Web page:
Action Action: An Army of Shapes Between Wars

Action Action
An Army of Shapes Between Wars
(Victory)

With their release in 2004, Don’t Cut Your Fabric to This Year’s Fashion, Action Action became an integral part of the “nouveau-wave movement” that had been fast sweeping across the music scene. Even two years later, this sound hasn’t become tiresome. Their latest album, An Army of Shapes Between Wars, takes what they did so well in their 2004 debut album and expands on it, resulting in a beautifully crafted album that mixes thick guitars with keyboard and synth to create a sound that hasn’t been done so well since the mid-‘80s.

While most listeners would probably compare Action Action to recent acts such as The Killers, those who pride themselves on knowing a little something about the history of music would recognize in their familiar, yet still distinct, sound the influence of bands like New Order and, most notably, The Cure. The difference, however, between Action Action and other bands is that their sound varies so much throughout the course of the entire album that it’s impossible to pigeonhole them into just one specific musical genre. Their songs run the gamut from soft and melancholy to upbeat and poppy, and while other artists might not be able to get away with switching gears so often on one album, Action Action execute the transitions so perfectly that you find yourself eager for the surprise that each new song brings.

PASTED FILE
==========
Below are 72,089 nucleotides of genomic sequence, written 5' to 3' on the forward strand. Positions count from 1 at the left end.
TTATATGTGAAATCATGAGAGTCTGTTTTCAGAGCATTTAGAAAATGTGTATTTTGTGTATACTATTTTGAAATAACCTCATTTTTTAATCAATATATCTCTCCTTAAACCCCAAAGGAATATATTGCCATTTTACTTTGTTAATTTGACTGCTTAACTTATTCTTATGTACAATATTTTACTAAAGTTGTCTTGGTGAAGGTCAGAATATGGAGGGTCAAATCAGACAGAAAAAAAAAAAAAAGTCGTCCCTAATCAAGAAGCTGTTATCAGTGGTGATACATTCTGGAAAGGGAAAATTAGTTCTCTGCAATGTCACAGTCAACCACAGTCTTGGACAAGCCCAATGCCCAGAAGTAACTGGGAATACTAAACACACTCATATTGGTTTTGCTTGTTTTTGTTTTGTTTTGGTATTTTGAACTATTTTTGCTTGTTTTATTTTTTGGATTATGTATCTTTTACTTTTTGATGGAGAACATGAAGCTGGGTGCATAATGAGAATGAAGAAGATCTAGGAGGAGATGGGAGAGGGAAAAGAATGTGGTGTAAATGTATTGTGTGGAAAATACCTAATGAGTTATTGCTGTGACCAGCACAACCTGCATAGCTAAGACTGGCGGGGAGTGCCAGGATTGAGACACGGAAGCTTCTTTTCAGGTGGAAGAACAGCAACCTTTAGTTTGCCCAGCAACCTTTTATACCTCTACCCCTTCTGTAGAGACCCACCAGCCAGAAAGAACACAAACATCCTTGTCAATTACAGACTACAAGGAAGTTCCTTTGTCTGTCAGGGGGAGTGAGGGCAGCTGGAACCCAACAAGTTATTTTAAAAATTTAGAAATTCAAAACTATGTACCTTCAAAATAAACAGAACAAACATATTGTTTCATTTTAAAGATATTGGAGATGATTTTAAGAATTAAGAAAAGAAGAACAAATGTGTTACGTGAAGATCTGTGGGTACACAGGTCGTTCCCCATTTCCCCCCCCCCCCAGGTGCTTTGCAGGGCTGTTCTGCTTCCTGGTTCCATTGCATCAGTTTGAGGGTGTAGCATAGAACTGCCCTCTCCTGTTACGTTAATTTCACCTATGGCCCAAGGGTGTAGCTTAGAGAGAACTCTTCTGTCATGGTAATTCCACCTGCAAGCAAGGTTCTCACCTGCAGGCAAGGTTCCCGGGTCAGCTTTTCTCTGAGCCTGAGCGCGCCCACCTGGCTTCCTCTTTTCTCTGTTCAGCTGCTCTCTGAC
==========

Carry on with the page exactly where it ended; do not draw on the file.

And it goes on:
More often than not, bands like Action Action get overlooked, simply because so much of their sound is comprised of the energetic pop beats that people automatically dismiss as musical fluff. If you listen closely, however, you’ll hear songs that aren’t just easy on the ears, but that speak to the heart as well. Call it a throwback to the ‘80s if you must. I just call it a fantastically constructed album.